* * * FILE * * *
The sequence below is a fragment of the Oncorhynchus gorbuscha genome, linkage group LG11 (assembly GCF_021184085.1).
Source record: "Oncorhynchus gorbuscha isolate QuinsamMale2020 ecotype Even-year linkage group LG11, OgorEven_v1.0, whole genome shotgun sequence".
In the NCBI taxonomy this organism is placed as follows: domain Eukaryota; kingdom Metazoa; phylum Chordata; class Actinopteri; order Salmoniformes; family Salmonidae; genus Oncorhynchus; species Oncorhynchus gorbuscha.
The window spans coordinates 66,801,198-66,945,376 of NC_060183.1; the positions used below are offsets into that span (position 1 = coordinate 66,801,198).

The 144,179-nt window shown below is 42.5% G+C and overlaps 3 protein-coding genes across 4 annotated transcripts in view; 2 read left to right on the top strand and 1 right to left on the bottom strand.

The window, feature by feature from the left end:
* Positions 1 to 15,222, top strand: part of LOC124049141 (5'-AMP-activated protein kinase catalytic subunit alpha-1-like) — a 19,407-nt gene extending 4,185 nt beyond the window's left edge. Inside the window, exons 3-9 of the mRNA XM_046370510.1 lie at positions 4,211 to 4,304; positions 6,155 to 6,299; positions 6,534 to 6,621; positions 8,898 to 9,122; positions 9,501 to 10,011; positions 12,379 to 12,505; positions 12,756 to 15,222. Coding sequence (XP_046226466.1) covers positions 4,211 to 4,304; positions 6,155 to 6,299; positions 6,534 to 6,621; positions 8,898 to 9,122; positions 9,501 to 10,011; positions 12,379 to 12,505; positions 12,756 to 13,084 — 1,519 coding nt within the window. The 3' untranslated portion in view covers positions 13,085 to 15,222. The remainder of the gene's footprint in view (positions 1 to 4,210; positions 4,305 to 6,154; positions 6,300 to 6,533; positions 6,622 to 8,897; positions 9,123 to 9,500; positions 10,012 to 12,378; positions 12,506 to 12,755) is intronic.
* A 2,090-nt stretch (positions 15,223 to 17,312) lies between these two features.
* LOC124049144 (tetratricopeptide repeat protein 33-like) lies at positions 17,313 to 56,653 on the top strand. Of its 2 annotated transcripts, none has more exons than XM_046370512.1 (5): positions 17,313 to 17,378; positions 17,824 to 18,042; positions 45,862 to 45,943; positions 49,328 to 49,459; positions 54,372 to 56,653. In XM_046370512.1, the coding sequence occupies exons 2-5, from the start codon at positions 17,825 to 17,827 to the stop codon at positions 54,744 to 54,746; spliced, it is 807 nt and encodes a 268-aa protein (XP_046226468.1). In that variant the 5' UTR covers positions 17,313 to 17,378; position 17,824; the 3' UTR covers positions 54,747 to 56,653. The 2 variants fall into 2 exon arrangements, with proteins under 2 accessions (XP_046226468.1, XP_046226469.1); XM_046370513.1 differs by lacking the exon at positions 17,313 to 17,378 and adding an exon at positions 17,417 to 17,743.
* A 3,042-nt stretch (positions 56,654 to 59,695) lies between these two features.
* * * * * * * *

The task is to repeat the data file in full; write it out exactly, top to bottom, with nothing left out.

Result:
The sequence below is a fragment of the Oncorhynchus gorbuscha genome, linkage group LG11 (assembly GCF_021184085.1).
Source record: "Oncorhynchus gorbuscha isolate QuinsamMale2020 ecotype Even-year linkage group LG11, OgorEven_v1.0, whole genome shotgun sequence".
In the NCBI taxonomy this organism is placed as follows: domain Eukaryota; kingdom Metazoa; phylum Chordata; class Actinopteri; order Salmoniformes; family Salmonidae; genus Oncorhynchus; species Oncorhynchus gorbuscha.
The window spans coordinates 66,801,198-66,945,376 of NC_060183.1; the positions used below are offsets into that span (position 1 = coordinate 66,801,198).

The 144,179-nt window shown below is 42.5% G+C and overlaps 3 protein-coding genes across 4 annotated transcripts in view; 2 read left to right on the top strand and 1 right to left on the bottom strand.

The window, feature by feature from the left end:
* Positions 1 to 15,222, top strand: part of LOC124049141 (5'-AMP-activated protein kinase catalytic subunit alpha-1-like) — a 19,407-nt gene extending 4,185 nt beyond the window's left edge. Inside the window, exons 3-9 of the mRNA XM_046370510.1 lie at positions 4,211 to 4,304; positions 6,155 to 6,299; positions 6,534 to 6,621; positions 8,898 to 9,122; positions 9,501 to 10,011; positions 12,379 to 12,505; positions 12,756 to 15,222. Coding sequence (XP_046226466.1) covers positions 4,211 to 4,304; positions 6,155 to 6,299; positions 6,534 to 6,621; positions 8,898 to 9,122; positions 9,501 to 10,011; positions 12,379 to 12,505; positions 12,756 to 13,084 — 1,519 coding nt within the window. The 3' untranslated portion in view covers positions 13,085 to 15,222. The remainder of the gene's footprint in view (positions 1 to 4,210; positions 4,305 to 6,154; positions 6,300 to 6,533; positions 6,622 to 8,897; positions 9,123 to 9,500; positions 10,012 to 12,378; positions 12,506 to 12,755) is intronic.
* A 2,090-nt stretch (positions 15,223 to 17,312) lies between these two features.
* LOC124049144 (tetratricopeptide repeat protein 33-like) lies at positions 17,313 to 56,653 on the top strand. Of its 2 annotated transcripts, none has more exons than XM_046370512.1 (5): positions 17,313 to 17,378; positions 17,824 to 18,042; positions 45,862 to 45,943; positions 49,328 to 49,459; positions 54,372 to 56,653. In XM_046370512.1, the coding sequence occupies exons 2-5, from the start codon at positions 17,825 to 17,827 to the stop codon at positions 54,744 to 54,746; spliced, it is 807 nt and encodes a 268-aa protein (XP_046226468.1). In that variant the 5' UTR covers positions 17,313 to 17,378; position 17,824; the 3' UTR covers positions 54,747 to 56,653. The 2 variants fall into 2 exon arrangements, with proteins under 2 accessions (XP_046226468.1, XP_046226469.1); XM_046370513.1 differs by lacking the exon at positions 17,313 to 17,378 and adding an exon at positions 17,417 to 17,743.
* A 3,042-nt stretch (positions 56,654 to 59,695) lies between these two features.